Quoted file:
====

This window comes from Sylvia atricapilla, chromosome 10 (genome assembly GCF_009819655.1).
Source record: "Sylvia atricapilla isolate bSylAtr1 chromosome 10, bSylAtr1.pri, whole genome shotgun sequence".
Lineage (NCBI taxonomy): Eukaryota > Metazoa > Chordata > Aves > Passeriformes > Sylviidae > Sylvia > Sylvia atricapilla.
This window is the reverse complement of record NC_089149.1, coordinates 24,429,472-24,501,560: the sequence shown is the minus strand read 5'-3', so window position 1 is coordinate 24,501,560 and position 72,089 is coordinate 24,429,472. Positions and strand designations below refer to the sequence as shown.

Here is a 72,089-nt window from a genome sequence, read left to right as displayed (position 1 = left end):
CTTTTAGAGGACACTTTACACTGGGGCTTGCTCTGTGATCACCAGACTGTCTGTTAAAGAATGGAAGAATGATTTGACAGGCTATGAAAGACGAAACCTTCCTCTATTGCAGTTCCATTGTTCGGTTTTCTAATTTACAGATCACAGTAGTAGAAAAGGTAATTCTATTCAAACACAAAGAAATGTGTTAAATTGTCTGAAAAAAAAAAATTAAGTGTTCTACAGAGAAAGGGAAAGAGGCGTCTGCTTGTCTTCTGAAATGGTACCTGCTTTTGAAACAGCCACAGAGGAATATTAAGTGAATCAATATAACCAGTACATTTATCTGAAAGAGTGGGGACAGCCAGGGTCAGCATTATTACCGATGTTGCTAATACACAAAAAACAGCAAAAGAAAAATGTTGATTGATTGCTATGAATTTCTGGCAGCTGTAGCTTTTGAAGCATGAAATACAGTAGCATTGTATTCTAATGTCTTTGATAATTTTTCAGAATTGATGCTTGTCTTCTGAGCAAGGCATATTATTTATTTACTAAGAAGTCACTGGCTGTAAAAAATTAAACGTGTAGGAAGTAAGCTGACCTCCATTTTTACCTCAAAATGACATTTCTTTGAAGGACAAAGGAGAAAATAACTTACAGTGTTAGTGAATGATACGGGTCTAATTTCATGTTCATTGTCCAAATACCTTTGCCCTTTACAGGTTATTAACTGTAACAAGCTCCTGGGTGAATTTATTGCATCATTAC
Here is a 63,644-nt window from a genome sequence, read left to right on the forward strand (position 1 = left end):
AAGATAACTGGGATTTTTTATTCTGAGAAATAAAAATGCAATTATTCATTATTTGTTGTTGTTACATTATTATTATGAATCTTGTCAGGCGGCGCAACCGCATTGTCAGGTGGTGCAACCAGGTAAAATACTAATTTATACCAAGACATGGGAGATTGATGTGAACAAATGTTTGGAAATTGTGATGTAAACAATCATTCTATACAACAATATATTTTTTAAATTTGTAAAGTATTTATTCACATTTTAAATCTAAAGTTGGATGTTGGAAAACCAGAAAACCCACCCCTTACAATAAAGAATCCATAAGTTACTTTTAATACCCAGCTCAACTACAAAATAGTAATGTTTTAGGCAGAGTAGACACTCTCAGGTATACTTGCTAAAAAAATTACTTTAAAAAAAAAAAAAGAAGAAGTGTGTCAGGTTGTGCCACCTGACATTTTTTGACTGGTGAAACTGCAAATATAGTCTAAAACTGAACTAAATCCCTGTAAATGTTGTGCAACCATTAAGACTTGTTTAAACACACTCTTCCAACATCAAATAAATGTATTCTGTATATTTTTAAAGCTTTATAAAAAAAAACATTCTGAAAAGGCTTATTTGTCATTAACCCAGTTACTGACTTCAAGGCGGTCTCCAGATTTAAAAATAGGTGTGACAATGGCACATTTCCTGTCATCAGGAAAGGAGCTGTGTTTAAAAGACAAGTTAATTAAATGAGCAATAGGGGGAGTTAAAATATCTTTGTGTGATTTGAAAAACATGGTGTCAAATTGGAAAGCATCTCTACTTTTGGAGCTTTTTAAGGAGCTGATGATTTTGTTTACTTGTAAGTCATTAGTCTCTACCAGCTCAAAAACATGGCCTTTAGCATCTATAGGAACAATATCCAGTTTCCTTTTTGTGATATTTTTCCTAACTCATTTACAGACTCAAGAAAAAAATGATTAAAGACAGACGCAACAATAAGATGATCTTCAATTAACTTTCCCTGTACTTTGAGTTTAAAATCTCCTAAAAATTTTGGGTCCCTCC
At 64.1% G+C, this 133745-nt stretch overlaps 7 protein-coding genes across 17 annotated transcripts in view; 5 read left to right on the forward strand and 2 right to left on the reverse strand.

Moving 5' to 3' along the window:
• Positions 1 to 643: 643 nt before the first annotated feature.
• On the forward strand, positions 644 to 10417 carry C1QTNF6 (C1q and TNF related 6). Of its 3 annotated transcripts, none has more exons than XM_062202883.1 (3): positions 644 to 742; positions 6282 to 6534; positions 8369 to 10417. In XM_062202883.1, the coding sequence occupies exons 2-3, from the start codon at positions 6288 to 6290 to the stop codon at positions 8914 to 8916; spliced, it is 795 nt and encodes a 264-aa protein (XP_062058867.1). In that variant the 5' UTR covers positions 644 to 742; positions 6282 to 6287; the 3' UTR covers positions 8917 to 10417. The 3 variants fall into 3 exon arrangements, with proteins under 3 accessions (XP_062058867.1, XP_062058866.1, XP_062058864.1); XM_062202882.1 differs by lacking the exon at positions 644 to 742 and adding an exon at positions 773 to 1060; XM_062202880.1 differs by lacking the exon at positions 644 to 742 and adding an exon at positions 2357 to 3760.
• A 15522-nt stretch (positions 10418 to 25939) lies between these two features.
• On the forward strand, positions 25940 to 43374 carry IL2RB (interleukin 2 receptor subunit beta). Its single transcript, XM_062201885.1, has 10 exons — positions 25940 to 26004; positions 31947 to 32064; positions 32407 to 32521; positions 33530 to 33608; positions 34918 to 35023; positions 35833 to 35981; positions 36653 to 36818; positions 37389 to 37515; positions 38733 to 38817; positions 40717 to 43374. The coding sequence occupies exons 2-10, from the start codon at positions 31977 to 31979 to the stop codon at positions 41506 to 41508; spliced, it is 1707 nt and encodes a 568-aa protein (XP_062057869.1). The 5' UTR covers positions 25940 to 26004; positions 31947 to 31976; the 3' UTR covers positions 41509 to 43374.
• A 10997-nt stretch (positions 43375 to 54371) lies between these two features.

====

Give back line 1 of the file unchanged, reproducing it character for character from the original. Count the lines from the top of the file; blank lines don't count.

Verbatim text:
This window comes from Sylvia atricapilla, chromosome 10 (genome assembly GCF_009819655.1).